“We have a lady in labor here,” Hasan told him. “We need to get to Baptist Hospital.”
“You can’t get out,” the officer said, confirming that the area was flooded on all sides. But he spoke with his lieutenant, who lived nearby and whose wife was a home-care nurse. “He told me to escort you to his house,” Hasan said to James and Cindy. They agreed; it was the best they could do. Even a helicopter couldn’t go anywhere in this weather.
The officer turned on his car’s flashing lights and siren and accompanied the Bankers back into their neighborhood. In the backseat, Cindy called her mother in Lake Charles. “We’re in labor,” she said.
“Wonderful!” Nila Halloran said. “You’re on your way to the hospital?”
“No,” Cindy said, “we can’t get there.” And with that, she broke down crying. James, seated in front, leaned over to comfort her and hold her hand. Hasan could see the concern in James’s eyes: It was rare for Cindy to lose her cool like that.
The police car led them to the home of Lt. John Batty, whose wife, Cassie, was waiting at the front door. She took Cindy in a big hug. “There, there, honey, everything’s going to be all right. Don’t worry. People have been having babies at home for a thousand years. If pioneers could do it, we can.”
Hasan, meanwhile, was on his BlackBerry, arranging a blanket alert to the neighborhood association’s e-mail list: “We have a woman in labor. No way to hospital. Anyone with knowledge to help, call this number.”
The Bankers had no way to know it, but the doctor they needed was only a couple of miles away — unfortunately, on the other side of the creek. Looking downhill from his back porch, DeRoche watched a wooden fence disappear underwater and a mobile home, tipped on its side, float by. The deluge was breathtaking. DeRoche’s cell phone startled him when it rang. It was his softball buddy Chris Mills, who lived just across the creek.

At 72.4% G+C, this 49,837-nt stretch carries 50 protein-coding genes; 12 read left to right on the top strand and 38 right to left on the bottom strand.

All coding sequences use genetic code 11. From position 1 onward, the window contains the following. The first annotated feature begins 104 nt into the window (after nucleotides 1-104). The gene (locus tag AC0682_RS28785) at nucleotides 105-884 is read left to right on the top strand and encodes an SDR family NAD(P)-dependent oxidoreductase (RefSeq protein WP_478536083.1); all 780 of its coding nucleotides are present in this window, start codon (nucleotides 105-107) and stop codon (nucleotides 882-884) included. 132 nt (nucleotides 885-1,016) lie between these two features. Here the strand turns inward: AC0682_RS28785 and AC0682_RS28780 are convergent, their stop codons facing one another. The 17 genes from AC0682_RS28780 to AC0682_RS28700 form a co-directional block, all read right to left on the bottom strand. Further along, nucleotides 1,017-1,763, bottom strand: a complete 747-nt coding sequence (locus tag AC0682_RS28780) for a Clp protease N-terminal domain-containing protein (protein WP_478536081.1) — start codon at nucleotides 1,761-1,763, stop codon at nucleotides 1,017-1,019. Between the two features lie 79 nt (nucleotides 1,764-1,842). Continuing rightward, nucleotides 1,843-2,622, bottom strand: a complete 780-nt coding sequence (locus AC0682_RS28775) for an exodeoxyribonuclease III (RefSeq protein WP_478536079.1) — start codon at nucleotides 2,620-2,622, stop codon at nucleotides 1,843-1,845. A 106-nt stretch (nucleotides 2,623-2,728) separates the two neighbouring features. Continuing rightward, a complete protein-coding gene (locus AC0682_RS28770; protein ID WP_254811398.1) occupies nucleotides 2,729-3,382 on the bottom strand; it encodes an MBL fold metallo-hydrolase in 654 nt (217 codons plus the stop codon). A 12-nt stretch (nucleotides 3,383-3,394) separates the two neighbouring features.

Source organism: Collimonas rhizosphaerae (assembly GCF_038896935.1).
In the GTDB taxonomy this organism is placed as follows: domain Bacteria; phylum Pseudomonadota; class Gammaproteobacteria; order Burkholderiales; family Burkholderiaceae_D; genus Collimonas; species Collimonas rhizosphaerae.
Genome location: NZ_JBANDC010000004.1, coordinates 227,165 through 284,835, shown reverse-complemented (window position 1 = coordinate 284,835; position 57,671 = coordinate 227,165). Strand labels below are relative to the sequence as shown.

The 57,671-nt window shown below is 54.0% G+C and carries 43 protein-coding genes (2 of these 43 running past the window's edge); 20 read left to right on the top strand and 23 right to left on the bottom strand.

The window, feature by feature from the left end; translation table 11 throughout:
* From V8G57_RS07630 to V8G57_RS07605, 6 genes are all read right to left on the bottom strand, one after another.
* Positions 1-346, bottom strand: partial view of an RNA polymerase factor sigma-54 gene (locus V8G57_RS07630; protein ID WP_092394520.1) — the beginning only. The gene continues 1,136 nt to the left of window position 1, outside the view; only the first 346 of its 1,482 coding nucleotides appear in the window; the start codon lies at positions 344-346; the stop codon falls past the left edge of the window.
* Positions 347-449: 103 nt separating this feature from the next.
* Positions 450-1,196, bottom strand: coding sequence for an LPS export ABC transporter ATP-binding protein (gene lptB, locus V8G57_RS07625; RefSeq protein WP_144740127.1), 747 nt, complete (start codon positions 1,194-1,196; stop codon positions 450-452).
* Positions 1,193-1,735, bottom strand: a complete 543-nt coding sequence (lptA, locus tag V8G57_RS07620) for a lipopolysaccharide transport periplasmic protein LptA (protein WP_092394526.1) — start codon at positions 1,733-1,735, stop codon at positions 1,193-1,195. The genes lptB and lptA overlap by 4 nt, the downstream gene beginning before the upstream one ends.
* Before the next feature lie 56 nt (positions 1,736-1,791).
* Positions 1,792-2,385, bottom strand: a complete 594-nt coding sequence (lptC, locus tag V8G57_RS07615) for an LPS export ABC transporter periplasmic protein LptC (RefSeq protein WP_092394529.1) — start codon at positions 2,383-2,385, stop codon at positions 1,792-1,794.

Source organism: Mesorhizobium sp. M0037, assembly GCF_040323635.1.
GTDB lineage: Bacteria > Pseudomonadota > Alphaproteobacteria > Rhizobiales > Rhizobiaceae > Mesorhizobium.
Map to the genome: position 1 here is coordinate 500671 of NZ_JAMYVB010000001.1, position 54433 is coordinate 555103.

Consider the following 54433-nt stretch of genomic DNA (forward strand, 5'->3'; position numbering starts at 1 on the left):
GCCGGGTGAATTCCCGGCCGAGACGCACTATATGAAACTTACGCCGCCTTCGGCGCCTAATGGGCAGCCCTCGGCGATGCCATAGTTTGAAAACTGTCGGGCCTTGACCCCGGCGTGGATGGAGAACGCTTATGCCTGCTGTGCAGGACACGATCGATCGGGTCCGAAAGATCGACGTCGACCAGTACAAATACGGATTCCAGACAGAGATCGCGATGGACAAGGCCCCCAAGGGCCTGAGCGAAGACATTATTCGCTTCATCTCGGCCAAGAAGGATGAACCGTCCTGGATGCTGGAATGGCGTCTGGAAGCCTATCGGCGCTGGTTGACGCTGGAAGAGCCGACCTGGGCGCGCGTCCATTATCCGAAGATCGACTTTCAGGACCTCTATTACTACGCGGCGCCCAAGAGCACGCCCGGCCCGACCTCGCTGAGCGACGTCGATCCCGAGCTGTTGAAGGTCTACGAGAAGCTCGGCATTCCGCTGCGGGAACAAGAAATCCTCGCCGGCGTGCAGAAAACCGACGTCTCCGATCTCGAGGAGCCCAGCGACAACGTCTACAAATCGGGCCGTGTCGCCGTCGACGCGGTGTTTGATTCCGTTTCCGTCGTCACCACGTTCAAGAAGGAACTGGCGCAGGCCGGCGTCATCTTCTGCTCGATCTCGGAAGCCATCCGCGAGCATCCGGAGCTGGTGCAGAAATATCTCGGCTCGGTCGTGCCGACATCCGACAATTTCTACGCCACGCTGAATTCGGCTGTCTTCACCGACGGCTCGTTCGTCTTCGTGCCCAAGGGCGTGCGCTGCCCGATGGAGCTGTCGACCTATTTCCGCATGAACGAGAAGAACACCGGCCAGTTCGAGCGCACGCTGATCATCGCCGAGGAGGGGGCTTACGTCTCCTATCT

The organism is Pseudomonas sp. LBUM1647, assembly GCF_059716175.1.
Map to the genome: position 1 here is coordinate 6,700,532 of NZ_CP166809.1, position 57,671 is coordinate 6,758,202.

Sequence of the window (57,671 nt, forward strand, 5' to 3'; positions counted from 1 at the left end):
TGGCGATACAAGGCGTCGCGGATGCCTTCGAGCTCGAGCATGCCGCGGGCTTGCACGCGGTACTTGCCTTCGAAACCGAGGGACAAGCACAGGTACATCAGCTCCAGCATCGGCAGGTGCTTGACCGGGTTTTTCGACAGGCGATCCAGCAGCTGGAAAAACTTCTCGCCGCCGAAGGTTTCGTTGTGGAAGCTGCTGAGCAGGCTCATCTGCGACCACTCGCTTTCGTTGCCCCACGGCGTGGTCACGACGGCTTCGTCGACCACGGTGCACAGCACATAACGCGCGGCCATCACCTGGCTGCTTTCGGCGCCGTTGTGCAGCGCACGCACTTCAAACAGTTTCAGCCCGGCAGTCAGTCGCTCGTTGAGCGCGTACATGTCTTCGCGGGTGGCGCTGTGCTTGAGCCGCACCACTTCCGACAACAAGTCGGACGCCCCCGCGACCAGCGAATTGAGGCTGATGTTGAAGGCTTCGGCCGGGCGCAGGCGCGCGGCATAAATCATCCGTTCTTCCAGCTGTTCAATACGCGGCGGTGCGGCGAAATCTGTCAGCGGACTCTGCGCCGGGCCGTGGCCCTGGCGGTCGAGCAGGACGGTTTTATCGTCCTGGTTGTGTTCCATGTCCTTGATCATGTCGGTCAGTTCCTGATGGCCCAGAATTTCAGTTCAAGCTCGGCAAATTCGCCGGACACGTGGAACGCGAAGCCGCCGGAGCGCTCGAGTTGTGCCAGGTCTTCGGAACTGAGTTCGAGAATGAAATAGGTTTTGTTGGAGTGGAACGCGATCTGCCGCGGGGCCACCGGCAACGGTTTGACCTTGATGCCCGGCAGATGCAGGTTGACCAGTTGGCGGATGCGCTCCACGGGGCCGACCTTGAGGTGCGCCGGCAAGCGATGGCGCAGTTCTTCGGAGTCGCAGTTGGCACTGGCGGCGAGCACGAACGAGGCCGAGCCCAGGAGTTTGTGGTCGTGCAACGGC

“What are you doing?” Mills asked.
“Ha!” DeRoche laughed. “What do you think we’re doing? We’re socked in. What’s it like over there?”
“We’ve got a woman in labor here,” Mills said. “They can’t get out to the hospital. Here’s a number to call.” DeRoche dialed and introduced himself to Hasan. “I’m an ob-gyn over on Temple. We’re flooded in, but I’ll try to make my way over.” He had no supplies, though. What if the baby got stuck? If it was a full-term breech? If he had to do a C-section with no lidocaine to numb the area, sutures to close it up, or clamps for hemorrhages? Do I let the baby die? he asked himself.
Paula leaped into action. She organized their three kids to scour the neighborhood. They knocked on the doors of two dentists, a lung specialist, and a physical therapist. “Our dad is delivering a baby! Do you have any medical supplies?” Paula paid a visit to her next-door neighbor Amy Hubbuch, a neonatal nurse and childbirth educator. Hubbuch rummaged through her stuff and found gloves and gowns. “Do you think Michael would like me to come along and help?” she asked. “I’m sure he would,” Paula replied.
“So, are you up for a little adventure?” DeRoche asked Hubbuch when she arrived at his house. Doctor and nurse laughed, but it was nervous laughter. They both knew enough about childbirth to understand all the things that could go wrong.